To ensure that dolphin transit events (presence/absence) were not influenced by a coincidence of transits having a pattern of occurring in the Fremantle Port area when glare was lower (even though auto-correlation over time was included in the model), dolphin observations and glare were plotted over time and a submodel was produced which only included data during hours when glare could either be present or absent (due to clouds was included). Glare of 0 (no glare) occurred always during the middle of the day from 09:00 to 15:00, however dolphin transit events occurred throughout the day, (Fig 9). The submodel which excluded the hours between 09:00 and 13:00 did not differ in glare being the only significant explanatory variable.
Cost effectiveness of using cameras
The cost effectiveness analysis consisted of a comparison of the total cost of the collection of the data, including expenses of equipment, labour for data collection, equipment maintenance and photogrammetry programming (Table 2). The cost of overheads, on-costs (a cost that the employer incurs, such as the usual benefits, when employing someone in addition to the salary or wages), administrative support, and statistical analyses were not included. For the camera method, costs included gear, labour for gear preparation, field servicing, photogrammetry programming and video perusing. For the estimate of the more traditional observational methods undertaken by field personnel, costs included gear and labour related to data collection. Labour of field personnel was based on a minimum of two people required on site 13 hours per day (one operating a theodolite for positional information, and the other spotting with binoculars and inputting all data in a spreadsheet in a computer). Although normally field staff would not work during poor weather conditions, most days in which cameras-based data were collected for this study was during reasonable weather conditions for field work. The additional hour per day (ontop of the 12 hours of observations) was included for general tasks such as equipment cleaning. The gear would consist of a pair of binoculars, a theodolite, a computer and batteries. The total estimated cost and time spent for the camera method was USD$30,485 and 490 hours (including all labour costs), and for the field-based observations, USD$47,580 and 588 hours. The largest difference in cost between the methods was in labour, which was total of USD$24,265 for the camera method and USD$36,280 for the field-based observations.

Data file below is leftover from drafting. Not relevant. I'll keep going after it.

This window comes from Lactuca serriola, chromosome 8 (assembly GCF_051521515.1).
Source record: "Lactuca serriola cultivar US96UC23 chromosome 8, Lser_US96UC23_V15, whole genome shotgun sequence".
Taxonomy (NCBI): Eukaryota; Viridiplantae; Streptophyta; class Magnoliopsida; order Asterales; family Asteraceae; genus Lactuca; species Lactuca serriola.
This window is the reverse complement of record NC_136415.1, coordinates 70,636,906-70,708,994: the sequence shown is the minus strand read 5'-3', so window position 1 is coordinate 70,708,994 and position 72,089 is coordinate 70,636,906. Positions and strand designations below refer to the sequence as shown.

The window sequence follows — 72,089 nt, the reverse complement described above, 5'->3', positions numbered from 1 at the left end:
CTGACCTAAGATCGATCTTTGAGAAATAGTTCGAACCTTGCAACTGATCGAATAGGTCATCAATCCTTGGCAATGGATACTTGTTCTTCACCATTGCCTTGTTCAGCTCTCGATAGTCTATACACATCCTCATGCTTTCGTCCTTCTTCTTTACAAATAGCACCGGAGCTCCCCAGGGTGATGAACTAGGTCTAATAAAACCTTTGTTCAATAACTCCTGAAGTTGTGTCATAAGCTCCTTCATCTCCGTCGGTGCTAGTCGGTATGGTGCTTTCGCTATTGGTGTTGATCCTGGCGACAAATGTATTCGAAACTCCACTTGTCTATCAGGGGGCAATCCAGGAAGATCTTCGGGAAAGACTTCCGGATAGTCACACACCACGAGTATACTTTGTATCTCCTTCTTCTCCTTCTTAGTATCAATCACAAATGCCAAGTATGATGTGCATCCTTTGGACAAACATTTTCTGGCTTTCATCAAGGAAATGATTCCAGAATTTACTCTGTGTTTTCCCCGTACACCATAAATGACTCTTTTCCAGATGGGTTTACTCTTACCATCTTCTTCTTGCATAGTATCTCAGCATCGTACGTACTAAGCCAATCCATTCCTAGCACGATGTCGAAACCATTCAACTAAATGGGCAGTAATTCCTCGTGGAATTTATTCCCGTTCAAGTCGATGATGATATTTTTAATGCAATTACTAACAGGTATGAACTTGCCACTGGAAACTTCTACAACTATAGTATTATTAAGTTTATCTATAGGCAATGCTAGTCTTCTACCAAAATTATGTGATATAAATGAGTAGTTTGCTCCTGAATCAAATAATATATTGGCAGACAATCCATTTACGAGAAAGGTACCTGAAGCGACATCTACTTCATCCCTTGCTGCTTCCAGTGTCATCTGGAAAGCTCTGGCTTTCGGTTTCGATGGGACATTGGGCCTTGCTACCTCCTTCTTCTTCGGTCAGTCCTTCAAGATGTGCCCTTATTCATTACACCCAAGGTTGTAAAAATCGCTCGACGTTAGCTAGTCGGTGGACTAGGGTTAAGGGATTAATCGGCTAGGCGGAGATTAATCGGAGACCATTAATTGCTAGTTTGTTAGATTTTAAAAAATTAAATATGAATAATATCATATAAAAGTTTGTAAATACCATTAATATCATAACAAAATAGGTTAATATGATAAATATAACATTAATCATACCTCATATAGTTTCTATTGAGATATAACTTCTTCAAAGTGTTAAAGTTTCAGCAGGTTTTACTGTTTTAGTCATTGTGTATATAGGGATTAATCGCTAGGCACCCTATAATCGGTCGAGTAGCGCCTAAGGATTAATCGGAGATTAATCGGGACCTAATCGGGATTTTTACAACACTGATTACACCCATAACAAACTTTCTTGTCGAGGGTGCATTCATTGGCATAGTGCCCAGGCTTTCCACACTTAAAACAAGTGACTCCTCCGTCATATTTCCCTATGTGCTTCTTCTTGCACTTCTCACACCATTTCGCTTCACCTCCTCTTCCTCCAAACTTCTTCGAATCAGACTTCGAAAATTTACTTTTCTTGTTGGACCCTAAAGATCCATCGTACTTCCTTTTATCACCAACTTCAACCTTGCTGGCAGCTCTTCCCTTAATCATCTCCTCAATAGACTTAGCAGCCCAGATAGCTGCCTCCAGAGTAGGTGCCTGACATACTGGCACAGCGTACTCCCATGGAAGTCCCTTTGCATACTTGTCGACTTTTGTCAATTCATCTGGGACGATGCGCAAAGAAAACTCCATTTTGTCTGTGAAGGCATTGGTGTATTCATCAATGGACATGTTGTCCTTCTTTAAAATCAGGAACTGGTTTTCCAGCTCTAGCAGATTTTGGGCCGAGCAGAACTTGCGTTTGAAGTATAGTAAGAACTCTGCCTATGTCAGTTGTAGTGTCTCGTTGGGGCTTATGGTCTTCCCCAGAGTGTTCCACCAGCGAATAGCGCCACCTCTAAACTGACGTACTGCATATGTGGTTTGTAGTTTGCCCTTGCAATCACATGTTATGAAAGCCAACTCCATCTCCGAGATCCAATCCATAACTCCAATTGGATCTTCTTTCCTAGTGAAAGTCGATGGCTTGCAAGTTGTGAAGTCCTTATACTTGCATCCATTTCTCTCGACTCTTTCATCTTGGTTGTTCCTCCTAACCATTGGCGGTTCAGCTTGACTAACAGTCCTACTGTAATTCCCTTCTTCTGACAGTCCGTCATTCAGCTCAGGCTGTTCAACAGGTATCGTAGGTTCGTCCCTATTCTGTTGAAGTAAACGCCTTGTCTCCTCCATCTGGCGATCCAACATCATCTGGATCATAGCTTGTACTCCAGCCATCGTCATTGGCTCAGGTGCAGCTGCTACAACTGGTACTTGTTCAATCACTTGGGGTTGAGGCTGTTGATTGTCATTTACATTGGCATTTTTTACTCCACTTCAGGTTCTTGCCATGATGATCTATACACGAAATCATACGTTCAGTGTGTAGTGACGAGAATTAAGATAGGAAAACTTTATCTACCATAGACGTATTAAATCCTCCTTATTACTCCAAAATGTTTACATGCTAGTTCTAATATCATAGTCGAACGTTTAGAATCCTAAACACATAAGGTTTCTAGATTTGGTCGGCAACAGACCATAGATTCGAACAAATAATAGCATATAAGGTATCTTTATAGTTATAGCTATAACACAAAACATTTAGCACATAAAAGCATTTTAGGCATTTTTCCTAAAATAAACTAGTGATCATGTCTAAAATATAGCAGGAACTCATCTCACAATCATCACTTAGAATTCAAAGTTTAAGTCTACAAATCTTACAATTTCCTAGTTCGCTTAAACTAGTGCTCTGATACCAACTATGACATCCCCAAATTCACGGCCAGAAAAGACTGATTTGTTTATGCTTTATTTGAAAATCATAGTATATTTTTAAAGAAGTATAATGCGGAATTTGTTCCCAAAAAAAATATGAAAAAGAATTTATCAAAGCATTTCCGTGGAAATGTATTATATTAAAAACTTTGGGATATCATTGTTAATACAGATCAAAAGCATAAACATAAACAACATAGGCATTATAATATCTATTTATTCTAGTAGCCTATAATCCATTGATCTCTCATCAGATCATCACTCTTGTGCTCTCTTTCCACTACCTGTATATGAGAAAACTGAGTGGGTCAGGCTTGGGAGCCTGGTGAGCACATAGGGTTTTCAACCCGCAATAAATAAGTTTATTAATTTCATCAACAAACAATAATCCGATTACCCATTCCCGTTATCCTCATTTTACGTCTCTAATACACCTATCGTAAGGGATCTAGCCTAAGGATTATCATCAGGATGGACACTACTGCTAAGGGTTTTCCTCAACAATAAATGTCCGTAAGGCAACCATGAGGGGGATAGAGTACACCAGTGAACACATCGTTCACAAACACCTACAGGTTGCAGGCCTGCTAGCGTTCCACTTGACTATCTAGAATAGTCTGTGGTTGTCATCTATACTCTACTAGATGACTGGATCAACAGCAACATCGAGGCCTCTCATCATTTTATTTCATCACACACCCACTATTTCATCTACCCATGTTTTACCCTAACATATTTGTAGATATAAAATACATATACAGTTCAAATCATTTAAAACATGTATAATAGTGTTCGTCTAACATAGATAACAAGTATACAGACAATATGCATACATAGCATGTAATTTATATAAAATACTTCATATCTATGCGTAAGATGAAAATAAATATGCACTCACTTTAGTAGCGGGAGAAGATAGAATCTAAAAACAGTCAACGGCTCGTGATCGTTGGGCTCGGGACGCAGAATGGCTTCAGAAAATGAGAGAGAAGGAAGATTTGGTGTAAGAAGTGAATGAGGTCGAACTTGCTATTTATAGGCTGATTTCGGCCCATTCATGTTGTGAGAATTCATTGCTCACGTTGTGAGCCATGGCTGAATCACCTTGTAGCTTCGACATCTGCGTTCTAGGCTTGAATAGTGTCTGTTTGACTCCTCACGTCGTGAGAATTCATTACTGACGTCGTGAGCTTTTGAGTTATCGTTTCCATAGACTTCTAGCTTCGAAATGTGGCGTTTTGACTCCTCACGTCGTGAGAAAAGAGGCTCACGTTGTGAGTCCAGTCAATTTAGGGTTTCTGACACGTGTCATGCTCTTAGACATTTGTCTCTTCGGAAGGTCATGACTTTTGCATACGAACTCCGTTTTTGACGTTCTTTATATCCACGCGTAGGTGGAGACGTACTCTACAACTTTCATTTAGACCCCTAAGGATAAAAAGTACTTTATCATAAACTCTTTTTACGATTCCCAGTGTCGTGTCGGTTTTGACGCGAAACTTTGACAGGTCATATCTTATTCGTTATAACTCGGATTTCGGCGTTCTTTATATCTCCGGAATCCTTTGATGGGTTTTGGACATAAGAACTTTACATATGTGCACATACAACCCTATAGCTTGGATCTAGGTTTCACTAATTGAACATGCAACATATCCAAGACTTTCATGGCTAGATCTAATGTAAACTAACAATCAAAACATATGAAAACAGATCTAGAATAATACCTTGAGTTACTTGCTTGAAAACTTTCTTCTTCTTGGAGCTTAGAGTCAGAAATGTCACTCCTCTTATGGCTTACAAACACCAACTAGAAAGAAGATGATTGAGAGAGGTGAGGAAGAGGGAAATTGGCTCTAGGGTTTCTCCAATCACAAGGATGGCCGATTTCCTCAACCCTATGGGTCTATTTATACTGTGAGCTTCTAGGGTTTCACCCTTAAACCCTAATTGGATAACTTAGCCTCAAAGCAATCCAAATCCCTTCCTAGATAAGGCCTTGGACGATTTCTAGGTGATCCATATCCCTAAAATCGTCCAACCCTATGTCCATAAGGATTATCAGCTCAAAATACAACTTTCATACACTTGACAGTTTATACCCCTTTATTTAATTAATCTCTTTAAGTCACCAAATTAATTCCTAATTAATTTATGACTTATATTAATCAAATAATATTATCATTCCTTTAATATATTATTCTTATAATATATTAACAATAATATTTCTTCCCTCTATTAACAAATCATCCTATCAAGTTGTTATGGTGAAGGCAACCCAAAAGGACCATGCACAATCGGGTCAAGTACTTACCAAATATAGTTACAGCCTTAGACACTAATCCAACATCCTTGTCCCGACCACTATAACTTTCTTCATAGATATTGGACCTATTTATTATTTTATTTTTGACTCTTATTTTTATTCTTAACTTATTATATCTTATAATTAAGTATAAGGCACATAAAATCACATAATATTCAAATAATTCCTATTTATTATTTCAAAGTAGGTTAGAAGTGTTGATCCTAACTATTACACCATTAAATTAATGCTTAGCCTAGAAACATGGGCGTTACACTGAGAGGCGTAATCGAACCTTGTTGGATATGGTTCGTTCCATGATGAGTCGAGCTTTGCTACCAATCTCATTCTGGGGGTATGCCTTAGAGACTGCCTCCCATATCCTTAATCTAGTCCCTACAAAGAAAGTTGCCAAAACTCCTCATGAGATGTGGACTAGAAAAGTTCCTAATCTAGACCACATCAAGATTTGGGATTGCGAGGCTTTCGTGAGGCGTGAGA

Apart from the high initial cost with camera equipment and set up, the cost effectiveness analysis showed this methodology is financialy advantageous when compared with traditional field work for the same purposes. The fact that training is required to use a theodolite (trained theodolite observers for tracking dolphins are not common) makes it less attractive as specific knowledge is involved and therefore the salary scale is higher. Furthermore, man-hours required would be fewer using the camera method compared to the hours required for field-based data collection due to the possibility of watching the videos at a speed 1.75 times faster than normal speed. More than 493 hours of video footage were analysed in 418 hours, including time taken for rewinding, pausing and watching the videos at normal speed to check for details on dolphins, which is a significant advantage because it increases the reliability of data collected. A period of 12 hours of video footage could be analysed in as short of a period as 7-hours if dolphins are not present or if they are not very active. The camera method would take 84% of the time that it would were it obtained by personnel in the field. Furthmore, at locations and seasons in which weather conditions are poor, sample size from data collected in the field could be significantly limited.
The camera method also allows for the images to be stored and accessed for post reference if needed. Camera trap images support the collection of additional details about target species, such as individual identification and activity patterns . When using theodolites for cetacean surveys, there is a larger risk of missing the target or an event than when using cameras since the target is still in the image and the videos can be rewinded and paused. Also, during field work, data collection is more subject to obsever bias as the event usually occurs very quickly and is registered at the time it happens, not allowing time for double checking. The advantage that observers in the field have is having a wider field of view and because of this being able to “follow” individuals for longer periods of time in the study area.